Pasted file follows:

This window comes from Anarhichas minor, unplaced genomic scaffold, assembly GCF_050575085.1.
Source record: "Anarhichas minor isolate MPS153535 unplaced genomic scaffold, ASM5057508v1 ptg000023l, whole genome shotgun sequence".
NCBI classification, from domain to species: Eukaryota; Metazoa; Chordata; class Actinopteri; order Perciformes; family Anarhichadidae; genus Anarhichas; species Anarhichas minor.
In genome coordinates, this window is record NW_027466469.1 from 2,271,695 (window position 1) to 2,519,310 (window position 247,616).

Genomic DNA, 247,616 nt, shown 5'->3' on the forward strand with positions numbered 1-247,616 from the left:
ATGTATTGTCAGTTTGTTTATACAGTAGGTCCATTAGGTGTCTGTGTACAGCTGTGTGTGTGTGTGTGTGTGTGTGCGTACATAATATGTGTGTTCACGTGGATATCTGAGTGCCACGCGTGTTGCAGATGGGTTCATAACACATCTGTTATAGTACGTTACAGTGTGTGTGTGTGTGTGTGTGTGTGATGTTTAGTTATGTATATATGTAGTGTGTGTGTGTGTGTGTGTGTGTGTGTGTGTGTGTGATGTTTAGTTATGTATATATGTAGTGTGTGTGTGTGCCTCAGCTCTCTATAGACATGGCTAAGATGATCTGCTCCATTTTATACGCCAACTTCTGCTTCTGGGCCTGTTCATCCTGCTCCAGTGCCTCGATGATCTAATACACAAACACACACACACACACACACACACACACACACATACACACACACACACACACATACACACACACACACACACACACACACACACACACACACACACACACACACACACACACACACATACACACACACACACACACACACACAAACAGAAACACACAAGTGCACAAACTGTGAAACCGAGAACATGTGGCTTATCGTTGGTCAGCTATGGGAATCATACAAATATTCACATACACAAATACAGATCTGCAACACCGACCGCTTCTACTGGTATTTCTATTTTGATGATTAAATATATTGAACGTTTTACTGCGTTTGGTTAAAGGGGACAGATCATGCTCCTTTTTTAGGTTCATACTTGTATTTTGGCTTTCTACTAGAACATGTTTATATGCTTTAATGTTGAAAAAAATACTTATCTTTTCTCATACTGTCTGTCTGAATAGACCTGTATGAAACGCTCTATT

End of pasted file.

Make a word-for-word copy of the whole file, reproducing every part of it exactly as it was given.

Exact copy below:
This window comes from Anarhichas minor, unplaced genomic scaffold, assembly GCF_050575085.1.
Source record: "Anarhichas minor isolate MPS153535 unplaced genomic scaffold, ASM5057508v1 ptg000023l, whole genome shotgun sequence".
NCBI classification, from domain to species: Eukaryota; Metazoa; Chordata; class Actinopteri; order Perciformes; family Anarhichadidae; genus Anarhichas; species Anarhichas minor.
In genome coordinates, this window is record NW_027466469.1 from 2,271,695 (window position 1) to 2,519,310 (window position 247,616).

Genomic DNA, 247,616 nt, shown 5'->3' on the forward strand with positions numbered 1-247,616 from the left:
ATGTATTGTCAGTTTGTTTATACAGTAGGTCCATTAGGTGTCTGTGTACAGCTGTGTGTGTGTGTGTGTGTGTGTGCGTACATAATATGTGTGTTCACGTGGATATCTGAGTGCCACGCGTGTTGCAGATGGGTTCATAACACATCTGTTATAGTACGTTACAGTGTGTGTGTGTGTGTGTGTGTGTGATGTTTAGTTATGTATATATGTAGTGTGTGTGTGTGTGTGTGTGTGTGTGTGTGTGTGTGATGTTTAGTTATGTATATATGTAGTGTGTGTGTGTGCCTCAGCTCTCTATAGACATGGCTAAGATGATCTGCTCCATTTTATACGCCAACTTCTGCTTCTGGGCCTGTTCATCCTGCTCCAGTGCCTCGATGATCTAATACACAAACACACACACACACACACACACACACACACACATACACACACACACACACACATACACACACACACACACACACACACACACACACACACACACACACACACACACACACACACACATACACACACACACACACACACACACAAACAGAAACACACAAGTGCACAAACTGTGAAACCGAGAACATGTGGCTTATCGTTGGTCAGCTATGGGAATCATACAAATATTCACATACACAAATACAGATCTGCAACACCGACCGCTTCTACTGGTATTTCTATTTTGATGATTAAATATATTGAACGTTTTACTGCGTTTGGTTAAAGGGGACAGATCATGCTCCTTTTTTAGGTTCATACTTGTATTTTGGCTTTCTACTAGAACATGTTTATATGCTTTAATGTTGAAAAAAATACTTATCTTTTCTCATACTGTCTGTCTGAATAGACCTGTATGAAACGCTCTATT